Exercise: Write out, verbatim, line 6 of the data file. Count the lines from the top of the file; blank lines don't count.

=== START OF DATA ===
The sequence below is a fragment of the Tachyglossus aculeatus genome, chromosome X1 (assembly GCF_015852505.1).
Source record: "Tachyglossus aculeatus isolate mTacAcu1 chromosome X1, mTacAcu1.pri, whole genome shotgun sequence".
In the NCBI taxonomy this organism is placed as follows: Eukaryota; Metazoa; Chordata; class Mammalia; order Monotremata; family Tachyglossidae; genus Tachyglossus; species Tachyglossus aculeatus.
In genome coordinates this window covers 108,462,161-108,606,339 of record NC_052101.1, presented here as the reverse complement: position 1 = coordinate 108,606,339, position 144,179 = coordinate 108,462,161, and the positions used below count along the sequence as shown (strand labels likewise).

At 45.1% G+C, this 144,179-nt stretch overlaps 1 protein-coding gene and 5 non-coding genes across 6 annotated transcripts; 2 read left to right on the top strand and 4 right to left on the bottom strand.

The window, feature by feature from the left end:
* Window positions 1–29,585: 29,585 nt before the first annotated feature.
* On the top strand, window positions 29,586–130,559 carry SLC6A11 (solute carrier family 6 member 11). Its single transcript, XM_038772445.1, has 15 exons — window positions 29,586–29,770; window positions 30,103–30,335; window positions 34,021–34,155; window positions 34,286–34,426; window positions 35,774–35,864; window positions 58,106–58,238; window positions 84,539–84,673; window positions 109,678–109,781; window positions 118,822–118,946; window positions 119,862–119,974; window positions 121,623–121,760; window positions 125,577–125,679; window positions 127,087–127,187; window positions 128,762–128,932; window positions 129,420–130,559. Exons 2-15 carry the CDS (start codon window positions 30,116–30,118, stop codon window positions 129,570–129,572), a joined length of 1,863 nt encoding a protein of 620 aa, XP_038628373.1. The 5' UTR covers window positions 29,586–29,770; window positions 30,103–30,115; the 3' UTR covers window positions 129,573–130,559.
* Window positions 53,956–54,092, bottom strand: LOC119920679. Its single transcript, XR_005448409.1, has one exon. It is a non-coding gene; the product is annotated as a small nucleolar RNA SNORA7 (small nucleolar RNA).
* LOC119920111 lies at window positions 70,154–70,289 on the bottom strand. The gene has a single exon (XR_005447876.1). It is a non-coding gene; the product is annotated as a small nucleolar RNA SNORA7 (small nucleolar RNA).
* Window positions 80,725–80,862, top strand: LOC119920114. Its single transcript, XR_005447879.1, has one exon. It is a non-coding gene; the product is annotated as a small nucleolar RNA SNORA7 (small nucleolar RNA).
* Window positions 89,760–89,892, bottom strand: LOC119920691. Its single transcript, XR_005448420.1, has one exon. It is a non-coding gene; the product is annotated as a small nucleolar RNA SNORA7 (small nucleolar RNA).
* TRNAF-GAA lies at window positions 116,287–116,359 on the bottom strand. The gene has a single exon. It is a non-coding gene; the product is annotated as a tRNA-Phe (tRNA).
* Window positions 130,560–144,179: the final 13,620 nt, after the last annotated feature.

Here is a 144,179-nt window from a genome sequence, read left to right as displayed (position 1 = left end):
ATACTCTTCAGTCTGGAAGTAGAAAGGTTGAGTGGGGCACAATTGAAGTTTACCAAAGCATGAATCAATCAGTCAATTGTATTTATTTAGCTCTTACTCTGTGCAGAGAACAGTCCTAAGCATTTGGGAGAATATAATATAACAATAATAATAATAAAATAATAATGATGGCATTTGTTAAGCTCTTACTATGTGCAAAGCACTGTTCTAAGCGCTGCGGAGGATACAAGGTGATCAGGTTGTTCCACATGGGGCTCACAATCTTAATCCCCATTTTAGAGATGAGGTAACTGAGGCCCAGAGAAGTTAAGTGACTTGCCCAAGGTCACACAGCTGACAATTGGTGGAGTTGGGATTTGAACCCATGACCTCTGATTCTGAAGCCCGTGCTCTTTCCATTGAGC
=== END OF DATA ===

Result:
The window, feature by feature from the left end: